Serving pancakes in the bank lobby? Just one way to encourage interaction with the community. Another is the use of social media. To find out the details, I spoke with Jill Castilla, the president and CEO of Citizens Bank of Edmond in Oklahoma, located on the same intersection where it was founded in 1901. As a community bank, its focus is not only to grow loans and deposits in its portfolio, but build local businesses, the help residents and to spread positive community spirit in its town.
Joanna Belbey: I’ve seen on Twitter that Citizens Bank of Edmond offers pancakes, donuts and WiFi in your lobby. It sounds like your bank has a “social” spirit. Why did the bank start using social media?
Jill Castilla: When I came back to the bank in 2009 (I’d worked here about 20 years earlier), the bank was in a turnaround situation. There were negative articles about our bank and we struggled publicly for a couple of years. We saw social media as a way to build the social capital that sustained us during our turnaround. It was a way to tell nice stories about our bank and our community, rather than focus on the past. Social media provided a way to expand our reach to the community and customers without spending a lot of money, having a sophisticated marketing strategy, or waiting. We could get started right away.
Belbey: How did the bank start using social media?
Castilla: We started using social media as a way to connect. I searched for “Citizens Bank sucks” on Twitter or Facebook and found negative references to my institution. I responded to those concerns, even though some were a couple of years old. Over time, we found that people with complaints had become our strongest customer advocates because they know we are listening. We have developed deeper customer relationships by addressing their concerns and in return, they are willing to provide suggestions on how we could improve and do things better. For example, on LinkedIn, I’ll post “We want to hear from our customers on what we can do better.” Or “If you don’t like what’s happening at your bank, I’d like to hear that too, so we know not to do it here.” Or “If there’s something great that’s happening at your bank, please tell us what that is, because I’d like to incorporate it at Citizens.” Posts like these led to hundreds of comments and private messages. We’ve attracted new customers because we’re willing to ask the right sorts of questions, listen to the answers and make the changes.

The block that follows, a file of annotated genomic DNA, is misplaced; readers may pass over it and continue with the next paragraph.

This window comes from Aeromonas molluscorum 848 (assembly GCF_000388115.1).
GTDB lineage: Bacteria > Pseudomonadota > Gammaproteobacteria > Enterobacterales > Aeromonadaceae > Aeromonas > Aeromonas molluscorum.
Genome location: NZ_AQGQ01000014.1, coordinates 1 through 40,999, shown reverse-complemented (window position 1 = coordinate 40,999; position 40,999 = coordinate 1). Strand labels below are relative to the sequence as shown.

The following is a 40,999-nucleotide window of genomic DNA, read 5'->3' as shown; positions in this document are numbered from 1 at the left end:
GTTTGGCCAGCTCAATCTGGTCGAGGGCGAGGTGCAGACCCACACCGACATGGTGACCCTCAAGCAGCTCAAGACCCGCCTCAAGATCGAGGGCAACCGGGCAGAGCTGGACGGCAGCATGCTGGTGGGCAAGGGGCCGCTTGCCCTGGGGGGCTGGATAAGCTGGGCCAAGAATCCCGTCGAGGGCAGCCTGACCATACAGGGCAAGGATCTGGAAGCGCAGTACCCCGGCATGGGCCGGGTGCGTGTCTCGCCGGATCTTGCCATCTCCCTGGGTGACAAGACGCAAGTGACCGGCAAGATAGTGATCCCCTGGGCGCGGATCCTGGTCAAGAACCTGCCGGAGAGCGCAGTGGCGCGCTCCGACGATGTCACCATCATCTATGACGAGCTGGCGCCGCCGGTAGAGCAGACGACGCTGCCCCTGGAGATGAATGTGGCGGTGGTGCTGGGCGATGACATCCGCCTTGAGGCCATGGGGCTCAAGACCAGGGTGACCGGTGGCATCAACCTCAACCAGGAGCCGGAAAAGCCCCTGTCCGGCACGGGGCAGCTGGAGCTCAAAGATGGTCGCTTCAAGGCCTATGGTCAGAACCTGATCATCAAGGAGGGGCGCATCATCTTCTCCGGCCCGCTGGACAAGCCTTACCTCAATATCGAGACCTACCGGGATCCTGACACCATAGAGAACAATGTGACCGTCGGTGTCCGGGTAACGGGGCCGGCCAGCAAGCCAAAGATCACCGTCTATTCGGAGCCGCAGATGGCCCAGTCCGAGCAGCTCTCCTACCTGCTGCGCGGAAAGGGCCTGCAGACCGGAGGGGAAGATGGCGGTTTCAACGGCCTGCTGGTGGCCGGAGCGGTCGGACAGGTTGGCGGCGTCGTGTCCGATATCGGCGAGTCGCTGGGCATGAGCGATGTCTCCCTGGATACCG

Belbey: What about complying with banking rule and regulations? How do you manage that on social media?
Castilla: There is a substantial reputational risk that could result from inappropriate use of social media. Plus you can break a lot of compliance rules if you’re using it improperly. To avoid that, I worked closely with our compliance officer to ensure that he was comfortable with how we were planning to use social media. Our approach has always been to be genuine, accurate, and positive. We don’t discuss CD or loan rates, or promote specific products, because those require disclosures. Instead, we use social media as a community building effort, which is the real purpose of a community bank. One of the smart things we did, right from the beginning, before there was any regulatory guidance, was to collaborate between compliance and our auditing team to ensure that we’re using the social media as we originally intended. As a result, we’ve never been fined for improper use of social media.